Durban is one of the cities in South Africa that may trick you into thinking you’re in Europe or America.
However, though it looks very modern and safe, it is not. It’s supposed to be one of the safest cities in South Africa, but unfortunately, even so, the crime rates aren’t low.
The city of Durban is located on the east coast of South Africa in the province of KwaZulu-Natal and in the municipality of eThekwini. It’s the third largest city in South Africa and the busiest port in Africa.
Durban has plenty of activities and sightseeing to offer, but tourist are mostly interested in The Golden Mile, the complex of beaches near downtown that go along the Indian Ocean.
These beaches are famous for excellent surfing opportunities and wide sandy beaches.
An added bonus if you visit off season is that you’ll practically have the place to yourself.
Warnings & Dangers in Durban
OVERALL RISK : MEDIUM
As amazingly fun and exciting Durban might be, you should be aware of the many dangers that await the unsuspecting tourists. This city has extremely high rates of crime. You should be vigilant and take all possible precaution measures in order to minimize the risk of something going wrong.
TRANSPORT & TAXIS RISK : MEDIUM
Public transport in South Africa is the scene of many criminal activities. Be aware of criminals waiting around at Johannesburg and Cape Town airports and then following tourists to their accommodation with a goal to rob them. There have also been reports of luggage thefts at the airports. Rails and metro trains are also the locations where assaults and robberies have occurred.
PICKPOCKETS RISK : MEDIUM
Pickpocketing has been on a decline during the past couple of years. Still, the most risky locations where you may encounter petty theft are crowded places such as markets, public transport and bus and train stations.
NATURAL DISASTERS RISK : MEDIUM
South Africa is often the victim of many natural disasters such as floods, earthquakes, storms and wildfires. One of the bigger floods in South Africa occurred in 2011 killing 91 people.
MUGGING RISK : MEDIUM
Mugging and robberies are a much bigger issue in this country than petty theft. In Durban, it is not as big of an issue as in other cities of South Africa. And though usually the motive of these incidents is theft, rape is sadly not uncommon at all, so female tourists should be particularly cautious.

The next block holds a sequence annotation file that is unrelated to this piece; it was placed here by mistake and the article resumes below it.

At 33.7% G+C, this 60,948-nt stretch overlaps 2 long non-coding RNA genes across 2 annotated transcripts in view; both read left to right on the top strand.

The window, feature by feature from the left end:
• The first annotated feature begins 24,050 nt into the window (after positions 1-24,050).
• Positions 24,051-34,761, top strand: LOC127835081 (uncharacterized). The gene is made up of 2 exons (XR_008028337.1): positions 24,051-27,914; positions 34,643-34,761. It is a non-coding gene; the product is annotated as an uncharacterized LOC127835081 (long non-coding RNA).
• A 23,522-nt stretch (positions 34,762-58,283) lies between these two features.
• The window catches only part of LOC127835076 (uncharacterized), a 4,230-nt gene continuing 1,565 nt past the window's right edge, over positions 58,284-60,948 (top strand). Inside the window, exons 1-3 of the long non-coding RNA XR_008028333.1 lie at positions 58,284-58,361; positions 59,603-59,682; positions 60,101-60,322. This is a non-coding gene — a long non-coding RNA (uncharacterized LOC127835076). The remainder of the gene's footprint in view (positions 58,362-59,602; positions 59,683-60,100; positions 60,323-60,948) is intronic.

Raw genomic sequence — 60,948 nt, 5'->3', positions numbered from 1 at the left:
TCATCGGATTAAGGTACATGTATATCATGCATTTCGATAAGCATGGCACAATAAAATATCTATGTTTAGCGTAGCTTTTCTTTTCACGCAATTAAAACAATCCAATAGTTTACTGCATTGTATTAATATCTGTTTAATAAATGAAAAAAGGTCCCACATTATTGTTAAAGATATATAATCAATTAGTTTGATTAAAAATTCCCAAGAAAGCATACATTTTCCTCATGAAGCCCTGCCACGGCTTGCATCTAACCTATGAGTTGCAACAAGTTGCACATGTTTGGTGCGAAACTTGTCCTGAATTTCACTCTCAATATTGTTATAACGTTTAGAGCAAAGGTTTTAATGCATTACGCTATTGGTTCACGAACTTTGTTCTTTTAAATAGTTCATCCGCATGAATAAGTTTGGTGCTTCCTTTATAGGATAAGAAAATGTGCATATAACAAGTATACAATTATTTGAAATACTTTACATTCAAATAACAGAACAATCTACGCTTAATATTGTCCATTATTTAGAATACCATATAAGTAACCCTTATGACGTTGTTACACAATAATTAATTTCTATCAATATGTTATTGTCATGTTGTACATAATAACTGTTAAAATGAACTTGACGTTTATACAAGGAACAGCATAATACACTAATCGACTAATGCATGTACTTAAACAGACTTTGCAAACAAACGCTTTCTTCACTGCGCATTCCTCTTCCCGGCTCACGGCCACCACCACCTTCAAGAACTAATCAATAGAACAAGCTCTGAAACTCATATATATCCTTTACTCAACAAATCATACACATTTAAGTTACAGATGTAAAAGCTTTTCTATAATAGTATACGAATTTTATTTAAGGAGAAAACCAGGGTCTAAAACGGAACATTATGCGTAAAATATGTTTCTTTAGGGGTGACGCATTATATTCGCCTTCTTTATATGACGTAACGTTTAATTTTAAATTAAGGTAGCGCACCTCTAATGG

TERRORISM RISK : MEDIUM
Durban may become a victim of occasional tsunamis coming from the Indian Ocean. Another danger are floods. One of the bigger floods in South Africa occurred in 2011 killing 91 people.
SCAMS RISK : MEDIUM
There are a couple of popular scams, one of them involving criminals posing as "tourist police" with a goal to rob visitors. They are known to stop tourist buses, saying that they're checking identification and searching luggage. However there's no such thing as "tourist police" in South Africa, so be on the lookout. Then there are so-called "strollers", and they can be anyone from children to junkies. Their only goal is to rob you blind so keep your valuables well hidden.
WOMEN TRAVELERS RISK : MEDIUM
Though many female travelers went to Durban and had no problems at all, this country might not be the safest choice for female solo travelers. Be very careful at night and avoid risky situations such as winding up in deserted and poorly lit streets or finding yourself in an unknown area with strange people.
So... How Safe Is Durban Really?
Though Durban is a very dangerous city, the areas near the beach are secured. The beach strip is frequently visited by policemen, and there are CCTV cameras apart from it being brightly lit.
Since there are poor areas in this city, it is not at all uncommon to hear about muggings and armed robberies.
And though usually the motive of these crimes is theft, rape also occurs from time to time, which is especially relevant for female visitors.
There have also been reports of food and drink spiking, with victims ending up being assaulted and robbed after the incident.
However, what is more important than knowing what kind of crimes tend to occur in Durban, is knowing the areas and hotspots where they’re more likely to occur.
The promenade along the beach, for example, is safe to visit, but be sure to blend in and not go to the side and back roads of the hotels.
The usually busy central business district is empty after dark, so it’s best to avoid it.
At night, it is highly recommended to stick to the main streets and not go out on look walks after dark unless you are very familiar with the places you’re going.
- Visas - While U.S. citizens visiting Durban for tourism purposes do not need a visa for any stays shorter than ninety days, along with many other countries, there are some nationals that do need a visa in order to enter South Africa. Make sure your passports are valid for at least 30 days past your planned date of return from South Africa. If you are not sure about your visa status, visit www.doyouneedvisa.com which will let you know whether or not you need visa based on your nationality and the country you want to visit.
- Currency - South African rand is the official currency in Durban. ATMs can be found throughout the country and credit cards are widely accepted.
- Weather - Durban has subtropical climate, characterized by hot and humid summers and pleasantly warm and dry winters, which are snow- and frost-free.
- Airports - King Shaka International Airport is the primary airport serving Durban, South Africa. It is located in La Mercy, KwaZulu-Natal, approximately 35 km north of the city centre of Durban,
- Travel Insurance - Just like anywhere else, we recommend getting travel insurance when traveling to Durban, since it covers not only the costs medical problems, but also theft and loss of valuables.